As soon as he stepped off the plane Marek started to sweat. It was only April, but already this place was far hotter than London. It did his hangover no favours. Inside the terminal building he found a drinking fountain, then sat down and waited until the crush around the luggage carousel had died down. He was one of the last to collect his bag and head out through the glass doors towards the buses and taxis.


Lavinia Greenlaw & Helon Habila (eds) 2006, New Writing 14, London: Granta


A man in his middle thirties came stumbling onto the top deck of the bus, talking to everyone he passed as if he knew them. People looked up with dazed glances but as soon they understood he was a stranger they gathered themselves into their coats and tucked away their eyes.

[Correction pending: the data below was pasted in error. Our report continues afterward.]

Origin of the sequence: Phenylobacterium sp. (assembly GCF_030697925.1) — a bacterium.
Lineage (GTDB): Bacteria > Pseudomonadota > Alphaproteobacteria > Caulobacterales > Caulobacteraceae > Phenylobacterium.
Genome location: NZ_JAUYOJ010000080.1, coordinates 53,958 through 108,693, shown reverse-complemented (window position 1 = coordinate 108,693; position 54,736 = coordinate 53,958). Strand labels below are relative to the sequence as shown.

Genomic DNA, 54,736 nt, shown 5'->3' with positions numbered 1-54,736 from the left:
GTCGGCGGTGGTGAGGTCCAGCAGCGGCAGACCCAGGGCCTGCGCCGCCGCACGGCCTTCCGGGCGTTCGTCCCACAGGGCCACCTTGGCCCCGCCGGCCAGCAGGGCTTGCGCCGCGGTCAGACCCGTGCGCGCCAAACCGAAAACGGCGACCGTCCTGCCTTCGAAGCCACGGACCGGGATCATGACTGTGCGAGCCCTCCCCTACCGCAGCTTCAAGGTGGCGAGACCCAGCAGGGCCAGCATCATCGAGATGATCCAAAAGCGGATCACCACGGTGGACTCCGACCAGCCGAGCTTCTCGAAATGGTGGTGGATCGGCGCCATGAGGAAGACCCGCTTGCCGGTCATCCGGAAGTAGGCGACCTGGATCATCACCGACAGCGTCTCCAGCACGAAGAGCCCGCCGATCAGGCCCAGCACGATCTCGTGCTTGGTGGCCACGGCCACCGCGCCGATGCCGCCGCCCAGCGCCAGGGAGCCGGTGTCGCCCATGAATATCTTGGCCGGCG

He flung himself into a seat at the front. ‘That’s better,’ he said.

Toby Litt & Ali Smith (eds.), 2005, New Writing 13, London: Picador; republished in Spotlight magazine in Germany and Austria in Nov 2005


On the third day of the argument Corazón got tired of it. She’d forgotten why she was angry with Robert, if she had ever been angry at all. Surely it was time to celebrate by now?


Alice Thomas Ellis (ed.), 2000, Valentine’s Day, London: Duckworth


When he was still Head of Department, back in the days when Policy and Evaluation still existed as a department, Martin used to like to hold forth on the future of work. ‘In the knowledge-based economy, we will ask people to work “smarter” not “harder”,’ he would say. ‘And until this old place catches on, it’s heading for oblivion.’

The words he forgot to mention, Julianne thought afterwards, were ‘cheaper’ and ‘younger’.


C Buchan (ed.), 2000, Reshape Whilst Damp, London: Serpents’ Tail

South Africa, 1968